What Is the Aim of the Christian Life?

John ArmstrongSpirituality

I have frequently mentioned that one of the great benefits of reading both Western and Eastern Christian theology is that the body breathes best when it uses both lungs. Pope John Paul II used this expression when he referred to the Christian East and suggested by it that we truly needed one another. I have made this a part of my own journey for about five years now. Let me illustrate one profound way the East has helped me think more deeply about my life in Christ.

If you ask a Western Christian what is the aim of the Christian life I think most would say something about the glory of God. "The chief end of man is to love him and glorify him forever." I like that and believe there is much in this emphasis to commend itself. I also find it lacking something that is more specific and concrete. When I came across the writings of St. Seraphim of Sarov discussing the purpose of the Christian life I was stunned and then profoundly helped. He says, following Orthodox theology, that the whole purpose of the Christian life is the acquisition of the Holy Spirit. Before you respond remember this is a deeply and consciously Trinitarian perspective.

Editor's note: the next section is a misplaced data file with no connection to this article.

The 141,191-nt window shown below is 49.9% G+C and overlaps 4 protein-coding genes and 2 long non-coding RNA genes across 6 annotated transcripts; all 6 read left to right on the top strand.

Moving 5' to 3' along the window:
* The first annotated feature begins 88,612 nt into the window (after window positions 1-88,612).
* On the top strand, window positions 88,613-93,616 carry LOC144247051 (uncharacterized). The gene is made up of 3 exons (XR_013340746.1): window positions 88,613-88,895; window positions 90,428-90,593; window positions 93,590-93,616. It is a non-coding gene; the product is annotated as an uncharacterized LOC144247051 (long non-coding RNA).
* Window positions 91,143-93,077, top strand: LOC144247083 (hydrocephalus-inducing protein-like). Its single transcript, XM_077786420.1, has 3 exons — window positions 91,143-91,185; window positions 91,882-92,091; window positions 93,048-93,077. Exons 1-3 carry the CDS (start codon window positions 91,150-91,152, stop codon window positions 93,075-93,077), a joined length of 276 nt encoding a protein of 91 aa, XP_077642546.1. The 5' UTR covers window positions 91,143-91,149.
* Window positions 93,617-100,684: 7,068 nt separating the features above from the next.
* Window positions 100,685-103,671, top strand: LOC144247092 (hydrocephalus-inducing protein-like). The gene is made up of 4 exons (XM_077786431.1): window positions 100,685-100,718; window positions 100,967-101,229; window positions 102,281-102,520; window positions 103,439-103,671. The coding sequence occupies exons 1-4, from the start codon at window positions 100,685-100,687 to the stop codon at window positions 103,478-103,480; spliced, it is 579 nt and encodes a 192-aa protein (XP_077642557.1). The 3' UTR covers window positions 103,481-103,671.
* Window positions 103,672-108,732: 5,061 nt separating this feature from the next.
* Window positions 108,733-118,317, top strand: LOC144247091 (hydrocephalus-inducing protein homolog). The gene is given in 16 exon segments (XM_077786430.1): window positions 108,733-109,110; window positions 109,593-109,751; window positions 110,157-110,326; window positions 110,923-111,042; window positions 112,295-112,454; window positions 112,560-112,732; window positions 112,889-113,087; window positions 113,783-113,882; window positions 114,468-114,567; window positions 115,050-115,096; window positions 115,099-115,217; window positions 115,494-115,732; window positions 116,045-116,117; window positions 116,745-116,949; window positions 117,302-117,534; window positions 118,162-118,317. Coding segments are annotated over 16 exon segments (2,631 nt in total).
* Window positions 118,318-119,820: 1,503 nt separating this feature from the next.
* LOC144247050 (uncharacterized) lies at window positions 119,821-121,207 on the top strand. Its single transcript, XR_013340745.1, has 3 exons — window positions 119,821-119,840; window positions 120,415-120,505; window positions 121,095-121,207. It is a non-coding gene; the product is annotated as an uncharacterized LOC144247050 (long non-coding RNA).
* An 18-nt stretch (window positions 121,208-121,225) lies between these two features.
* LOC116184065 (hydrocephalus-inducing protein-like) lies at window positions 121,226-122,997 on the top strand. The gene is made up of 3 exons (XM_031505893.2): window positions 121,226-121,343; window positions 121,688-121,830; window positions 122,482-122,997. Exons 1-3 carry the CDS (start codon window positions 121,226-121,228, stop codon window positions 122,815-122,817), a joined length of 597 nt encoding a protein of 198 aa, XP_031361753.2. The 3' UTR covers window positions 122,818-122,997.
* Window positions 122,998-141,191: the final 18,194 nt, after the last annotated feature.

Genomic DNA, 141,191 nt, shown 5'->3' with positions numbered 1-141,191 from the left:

St Seraphim Here is how St. Seraphim (icon at left) puts it:

Prayer, fasting, vigils, and all other Christian practices, however good they may be in themselves, certainly do not constitute the aim of our Christian life: they are but the indispensable means of attaining that aim. For the true aim of the Christian life is the acquisition of the Holy Spirit of God. As for fasts. vigils, prayer, and alms-giving, and other good works done in the name of Christ, they are only the means of acquiring the Holy Spirit of God. Note well that it is only good works done in the name of Christ that bring us to the fruits of the Spirit.

Vladimir Lossky, a great theologian of the Orthodox Church, says this statement may appear to be too simple but it "sums up the whole spiritual tradition of the Orthodox Church." Theodore, a disciple of St. Pachomius, said, "What is greater than to possess the Holy Spirit?"

I find this truth a great corrective and one that has a great deal of Scripture to commend it to us. I have long believed that Luke 11:13 was one of the most overlooked texts in the whole Bible, at least in the West. We have a very mechanical view of the Holy Spirit in much of Western Christianity, which is one reason the charismatic movement has so powerfully impacted many Christians in the West.